As the United States and Cuba move to restore diplomatic relations for the first time in more than 50 years, a look at The Associated Press’ long and unparalleled history on the island reflects the tensions that have marked the relationship between the two countries.
Valerie Komor, director of the AP Corporate Archives, prepared this account of the AP in Havana:
A 1961 edition of The AP World, the company magazine, reported on staffer Harold Milks’ delayed exit from Cuba after Fidel Castro took power.
The Associated Press stationed a correspondent in Havana as early as 1870, when the Spanish authorities exerted complete censorship over all news dispatches. A seething General Agent J. W. Simonton, writing in The New York Times on March 16, 1870, declared “the business of the Company seriously embarrassed thereby.”
Francisco José Hilgert, who may have operated in secret for some years for his own safety, reported on the explosion of the battleship USS Maine on Feb. 15, 1898. During the ensuing Spanish-American War, a staff of about 20 used chartered boats to cover naval actions and carry copy to cable points in Haiti, Jamaica, Key West and the Danish West Indies. In 1916, AP announced a direct New York-Havana leased wire to serve its Havana newspaper members, which included El Mundo and Diario de la Marina.
Larry Allen and William Ryan were on duty on Jan. 2, 1959, when Fidel Castro’s rebels overthrew dictator Fulgencio Batista in a “blood-wet battle of tanks and guns,” as Allen described the scene. After Castro took power, reporting became increasingly difficult. As chief of Caribbean Services, Harold K. Milks, a veteran war correspondent and former Moscow bureau chief, ran the bureau from May 1959 until the spring of 1961. When the botched United States invasion of Cuba at the Bay of Pigs began on April 17, 1961, Milks sought refuge in the Swiss Embassy until he and 100 others were flown to Miami a month later.
Shortly thereafter, Daniel Harker, a stringer out of Colombia, resumed reporting from Havana with instructions to “keep the AP doors open” and not antagonize the government. Ike Flores replaced Harker in mid-1965 and began doing interviews with Castro and his generals. Not surprisingly, Flores gradually became persona non grata and asked to be reassigned.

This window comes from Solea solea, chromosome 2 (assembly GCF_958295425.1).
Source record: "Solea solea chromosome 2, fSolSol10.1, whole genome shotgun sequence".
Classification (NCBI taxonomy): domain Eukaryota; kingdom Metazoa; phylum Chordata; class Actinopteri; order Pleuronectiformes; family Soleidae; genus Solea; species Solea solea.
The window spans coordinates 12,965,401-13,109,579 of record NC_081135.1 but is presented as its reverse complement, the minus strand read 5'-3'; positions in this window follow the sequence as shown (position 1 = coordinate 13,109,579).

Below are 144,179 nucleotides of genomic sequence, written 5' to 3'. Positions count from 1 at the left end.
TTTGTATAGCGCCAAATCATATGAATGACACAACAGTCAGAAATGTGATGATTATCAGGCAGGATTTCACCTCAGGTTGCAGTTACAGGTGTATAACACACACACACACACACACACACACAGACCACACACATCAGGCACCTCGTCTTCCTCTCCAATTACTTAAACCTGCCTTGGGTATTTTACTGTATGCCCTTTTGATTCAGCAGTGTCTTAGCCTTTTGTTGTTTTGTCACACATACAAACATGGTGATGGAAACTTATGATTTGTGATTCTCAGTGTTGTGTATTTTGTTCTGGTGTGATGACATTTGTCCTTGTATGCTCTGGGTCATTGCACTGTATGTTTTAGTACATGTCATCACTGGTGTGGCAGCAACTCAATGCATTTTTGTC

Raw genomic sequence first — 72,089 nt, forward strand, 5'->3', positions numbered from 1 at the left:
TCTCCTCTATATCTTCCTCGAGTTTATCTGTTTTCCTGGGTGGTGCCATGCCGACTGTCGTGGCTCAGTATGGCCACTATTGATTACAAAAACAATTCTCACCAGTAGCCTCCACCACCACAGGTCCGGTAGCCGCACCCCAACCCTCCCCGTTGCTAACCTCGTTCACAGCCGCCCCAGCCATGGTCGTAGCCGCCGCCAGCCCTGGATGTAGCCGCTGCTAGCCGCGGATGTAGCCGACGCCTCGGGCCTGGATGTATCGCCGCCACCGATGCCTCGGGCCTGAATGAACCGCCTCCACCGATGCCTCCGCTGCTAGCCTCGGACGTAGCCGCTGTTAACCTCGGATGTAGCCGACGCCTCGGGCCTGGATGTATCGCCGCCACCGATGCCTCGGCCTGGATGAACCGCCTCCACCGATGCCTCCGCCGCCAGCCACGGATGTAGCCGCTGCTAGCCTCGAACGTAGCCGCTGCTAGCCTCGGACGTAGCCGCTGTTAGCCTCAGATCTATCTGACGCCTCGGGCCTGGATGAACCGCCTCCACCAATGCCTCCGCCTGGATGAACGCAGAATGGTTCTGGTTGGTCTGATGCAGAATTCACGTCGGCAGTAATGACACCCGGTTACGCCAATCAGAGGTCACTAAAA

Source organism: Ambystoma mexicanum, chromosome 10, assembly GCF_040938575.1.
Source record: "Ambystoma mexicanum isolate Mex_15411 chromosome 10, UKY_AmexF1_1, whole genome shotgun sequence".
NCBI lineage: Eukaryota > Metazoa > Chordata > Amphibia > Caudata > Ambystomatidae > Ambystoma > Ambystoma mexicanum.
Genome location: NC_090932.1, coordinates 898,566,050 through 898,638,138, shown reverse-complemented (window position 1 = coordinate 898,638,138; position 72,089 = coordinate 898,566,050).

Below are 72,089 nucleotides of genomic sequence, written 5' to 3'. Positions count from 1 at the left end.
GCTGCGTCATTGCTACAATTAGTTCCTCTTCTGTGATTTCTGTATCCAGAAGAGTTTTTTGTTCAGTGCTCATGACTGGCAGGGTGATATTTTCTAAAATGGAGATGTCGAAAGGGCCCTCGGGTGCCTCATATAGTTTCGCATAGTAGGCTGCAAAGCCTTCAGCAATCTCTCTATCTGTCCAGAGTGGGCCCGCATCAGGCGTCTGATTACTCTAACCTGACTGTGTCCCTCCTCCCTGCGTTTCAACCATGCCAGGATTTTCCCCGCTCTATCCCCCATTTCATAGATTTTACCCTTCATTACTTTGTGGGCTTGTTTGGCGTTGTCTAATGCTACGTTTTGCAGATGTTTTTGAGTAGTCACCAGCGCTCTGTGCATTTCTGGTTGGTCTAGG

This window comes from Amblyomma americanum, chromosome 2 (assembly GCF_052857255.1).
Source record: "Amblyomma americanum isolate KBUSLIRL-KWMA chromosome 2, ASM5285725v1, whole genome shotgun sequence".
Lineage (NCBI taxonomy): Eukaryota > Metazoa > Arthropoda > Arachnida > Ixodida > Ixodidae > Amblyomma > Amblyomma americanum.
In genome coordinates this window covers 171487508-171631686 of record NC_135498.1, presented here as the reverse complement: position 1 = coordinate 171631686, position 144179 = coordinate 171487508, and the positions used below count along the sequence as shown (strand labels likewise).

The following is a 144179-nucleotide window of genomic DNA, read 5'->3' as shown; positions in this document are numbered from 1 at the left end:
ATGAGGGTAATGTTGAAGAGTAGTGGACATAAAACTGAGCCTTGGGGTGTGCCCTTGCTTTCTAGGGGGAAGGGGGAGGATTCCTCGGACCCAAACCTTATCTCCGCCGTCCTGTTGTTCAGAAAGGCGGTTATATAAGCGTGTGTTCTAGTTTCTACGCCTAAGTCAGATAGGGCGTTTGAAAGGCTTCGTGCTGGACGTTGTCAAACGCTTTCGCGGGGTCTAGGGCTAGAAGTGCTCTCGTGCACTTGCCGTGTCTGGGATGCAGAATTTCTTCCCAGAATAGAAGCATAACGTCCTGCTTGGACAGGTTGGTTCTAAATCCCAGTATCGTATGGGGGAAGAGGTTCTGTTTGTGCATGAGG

In 1967, John Fenton Wheeler took over. For a time, he seemed to be enjoying greater privileges. But after Castro directly attacked Wheeler in a speech, saying he had been reading “AP lies” since he had come to power, the end was just a matter of time. It came on Sept. 8, 1969, with a 3 a.m. phone call from the Foreign Ministry — and Wheeler found himself on a plane out of the country. “Don’t worry,” AP General Manager Wes Gallagher told him. “We’ve been kicked out of better places.”
During the height of the Cold War, AP’s Miami bureau made coverage of Cuba one of its priorities.
From 1961 to 1986, AP employed exiled Cuban newsmen to monitor, translate and write up the Radio Havana broadcasts. In the summer 1965 issue of AP World, AP’s in-house magazine, the operation was described this way: “When Castro makes one of his four-hour speeches, the monitors take turns making notes. At the same time, the speech is taped as a backstop. Ted Ediger takes the reams of copy and cuts and molds it into shape for the wire. The radios are in the same room with WirePhoto. The bleep-bleep of the Wirephoto, the hysterical rantings of Castro and the rattle of typewriters blend into an unearthly racket.”
After 1969, it would be 30 years before AP could reopen an office in Havana, first because of Castro’s strictures and secondly because the U.S. government barred American news organizations from operating there. Years of effort by AP CEO Louis D. Boccardi paid off when the Cuban Foreign Ministry granted AP permission to re-establish a permanent presence in Cuba. Anita Snow reopened the bureau and was followed by Paul Haven (2009-13), Peter Orsi (interim) and Michael Weissenstein in 2014.